Chair and Professor of Literary Arts, Brian Evenson is also the author of twelve books of fiction, most recently Immobility (2012) and Windeye (2012). His other books include Last Days (which won the American Library Association's award for Best Horror Novel of 2009) and the story collection Fugue State, both of which were on Time Out New York's top books of 2009. His novel The Open Curtain (Coffee House Press) was a finalist for an Edgar Award and an IHG Award. His work has been translated into French, Italian, Spanish, Japanese and Slovenian. He lives and works in Providence, Rhode Island, where he directs Brown University's Literary Arts Department. Other books include The Wavering Knife (which won the IHG Award for best story collection), Dark Property, and Altmann's Tongue. He has translated work by Christian Gailly, Jean Frémon, Claro, Jacques Jouet, Eric Chevillard, Antoine Volodine, and others. He is the recipient of an NEA Fellowship and three O. Henry Prizes.
Evelyn Farny is an active performer and ardent supporter of new music. As a founding member of the NYC-based new music collective TRANSIT, she frequently collaborates with composers from New York and around the world in the DoubleBill Series, which features emerging composers from cultural hotspots. TRANSIT's multimedia chamber and electronics project, *Corps Exquis*, will be released on New Amsterdam Records in 2012. Evelyn has premiered many pieces and worked with Pierre Boulez at the Lucerne Academy Festival in Switzerland. She is also a member of Arturo en el Barco, the innovative lo-fi ambient chamber rock group led by composer Angélica Negrón. In addition to her dedication to new music, Evelyn is an active freelancer and has performed at venues across New York City including Le Poisson Rouge, Issue Project Room, Carnegie Hall, and Radio City Music Hall. She holds degrees from the Cleveland Institute of Music and SUNY Purchase, and has toured with musical groups throughout the U.S., Europe, Japan, and South America.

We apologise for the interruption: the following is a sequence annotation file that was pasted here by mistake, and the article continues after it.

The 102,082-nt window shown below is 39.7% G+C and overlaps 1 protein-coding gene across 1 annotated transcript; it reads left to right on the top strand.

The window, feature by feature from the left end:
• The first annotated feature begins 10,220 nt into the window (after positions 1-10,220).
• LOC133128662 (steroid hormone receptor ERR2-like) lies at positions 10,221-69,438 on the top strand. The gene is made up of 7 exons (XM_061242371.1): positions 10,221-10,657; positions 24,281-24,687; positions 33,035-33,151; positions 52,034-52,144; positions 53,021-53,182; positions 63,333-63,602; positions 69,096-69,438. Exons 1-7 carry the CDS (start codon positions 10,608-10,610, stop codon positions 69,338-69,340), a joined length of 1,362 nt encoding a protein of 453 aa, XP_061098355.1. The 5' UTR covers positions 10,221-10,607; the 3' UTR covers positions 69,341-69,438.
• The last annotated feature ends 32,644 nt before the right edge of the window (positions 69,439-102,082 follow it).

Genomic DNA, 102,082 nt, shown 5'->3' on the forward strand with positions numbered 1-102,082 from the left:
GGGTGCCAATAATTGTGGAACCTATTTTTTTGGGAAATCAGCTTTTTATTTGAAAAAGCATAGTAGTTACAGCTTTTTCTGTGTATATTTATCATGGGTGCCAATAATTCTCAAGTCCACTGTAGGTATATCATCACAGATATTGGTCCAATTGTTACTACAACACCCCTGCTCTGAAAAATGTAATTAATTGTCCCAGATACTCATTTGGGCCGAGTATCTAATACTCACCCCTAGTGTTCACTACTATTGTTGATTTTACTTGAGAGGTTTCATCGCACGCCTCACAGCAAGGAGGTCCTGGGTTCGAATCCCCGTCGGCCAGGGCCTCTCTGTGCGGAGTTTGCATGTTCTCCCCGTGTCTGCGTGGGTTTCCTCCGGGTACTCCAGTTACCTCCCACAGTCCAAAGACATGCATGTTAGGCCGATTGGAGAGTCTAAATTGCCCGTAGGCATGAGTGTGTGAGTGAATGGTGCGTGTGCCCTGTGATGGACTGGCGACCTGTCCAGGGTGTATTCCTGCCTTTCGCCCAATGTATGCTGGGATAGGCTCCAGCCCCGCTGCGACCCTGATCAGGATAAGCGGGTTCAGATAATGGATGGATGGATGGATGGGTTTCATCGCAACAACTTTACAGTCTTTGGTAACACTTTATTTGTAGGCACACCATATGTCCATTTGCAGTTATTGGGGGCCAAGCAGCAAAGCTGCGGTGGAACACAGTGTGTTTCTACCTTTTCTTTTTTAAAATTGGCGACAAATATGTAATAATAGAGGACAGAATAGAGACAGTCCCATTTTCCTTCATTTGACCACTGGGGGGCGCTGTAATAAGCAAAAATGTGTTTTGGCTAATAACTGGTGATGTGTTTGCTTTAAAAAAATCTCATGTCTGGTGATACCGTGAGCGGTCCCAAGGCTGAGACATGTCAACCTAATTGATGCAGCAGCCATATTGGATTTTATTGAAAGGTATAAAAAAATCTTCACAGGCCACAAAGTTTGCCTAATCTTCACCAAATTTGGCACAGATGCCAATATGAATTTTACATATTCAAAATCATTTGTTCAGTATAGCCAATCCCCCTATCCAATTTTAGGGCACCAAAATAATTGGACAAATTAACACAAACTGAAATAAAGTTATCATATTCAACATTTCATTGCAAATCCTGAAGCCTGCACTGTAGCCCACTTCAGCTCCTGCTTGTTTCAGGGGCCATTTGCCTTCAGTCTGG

Daniel Felsenfeld has been commissioned and performed by Simone Dinnerstein, Opera On Tap, Metropolis Ensemble (with Nicole Atkins), Meerenai Shim, Two Sense (Lisa Moore and Ashley Bathgate), ASCAP, San Jose Opera, ETHEL, Great Noise Ensemble, American Opera Projects, the Da Capo Chamber Players, Transit, Redshift, Nadia Sirota, Blair McMillen, Two Sides Sounding, Eleanor Taylor and Jen Devore, Holly Chatham, Nouvelle Ensmeble Moderne, Cornelius Duffallo, Stephianie Mortimore, Mellissa Hughes, Corey Dargel, Jenny Lin, New York City Opera (VOX), ACME, Redshift, New Gallery Consert Series, Gabriella Diaz, Jody Redhage, Caroline Worra, New England Conservatory Philharmonic in venues such as Carnegie Hall, Galapagos Art Space, The Kimmell Center, Jordan Hall, the Kitchen, Stanford University, Harvard University, The Stone, Le Poisson Rouge, and the Kennedy Center in Washington, D.C. as part of the MATA Festival, Make Music New York, 21c Liederabend, Opera Grows in Brooklyn, New Brew, and John Wesley Harding’s Cabinet of Wonders. Future projects include pieces for Sequitur, Kathy Supove, Michael Zegarski, Great Noise, Ashley Bathgate and Ensemble 212, Vocallective, Cadillac Moon Ensemble and Vision Into Art. Composer John Corigliano has noted: "Committed as strongly to freshness as to intelligibility, Daniel Felsenfeld composes music that’s strong, unusual, intelligent, and considerably skilled." (more)
Associate Professor of Literary Arts at Brown University, Thalia Field's work lives at the crossroads of prose, essay, poetry, even theater. Her collections include Bird Lovers, Backyard, A Prank of Georges, Ululu (Clown Schrapnel),Incarnate: Story Material and Point and Line. Additionally, Thalia has collaborated on performance work, including Melt, Rest/Less and Zoologic. Her work has appeared in numerous journals includingTheater, Ploughshares, Chicago Review, Tin House, Fence, Angelaki, andConjunctions, where she guest-edited issue #28 on experimental music-theater scores.
Assistant Professor of Literary Arts at Brown University, Renee Gladman is also the author of Arlem, Not Right Now, Juice The Activist, A Picture Feeling, Newcomer Can't Swim. Since 2004, she has been the editor and publisher of Leon Works, a perfect bound series of books for experimental prose. She was previously the editor of the Leroy chapbook series, publishing innovative poetry and prose by emerging writers.
Geoffrey Green writes fiction and literary criticism. His works include: Novel vs. Fiction; Literary Criticism and the Structures of History: Erich Auerbach and Leo Spitzer; Freud and Nabokov; The Vineland Papers: Literary Takes on Pynchon's Novel; and two recent books: Voices in a Mask (a short story cycle devoted to themes of identity and disguise in opera and drama) and the edited volume, Scholes Loves a Story: A Book for Bob. He is Executive Editor of the critical journal, Critique: Studies in Contemporary Fiction (Taylor and Francis). He is Professor of English at San Francisco State University. Green attended the 1969 Brown symposium while an undergraduate at Brown. He participated in the 1988 Unspeakable Practices festival, publishing excerpts of the panels in Critique.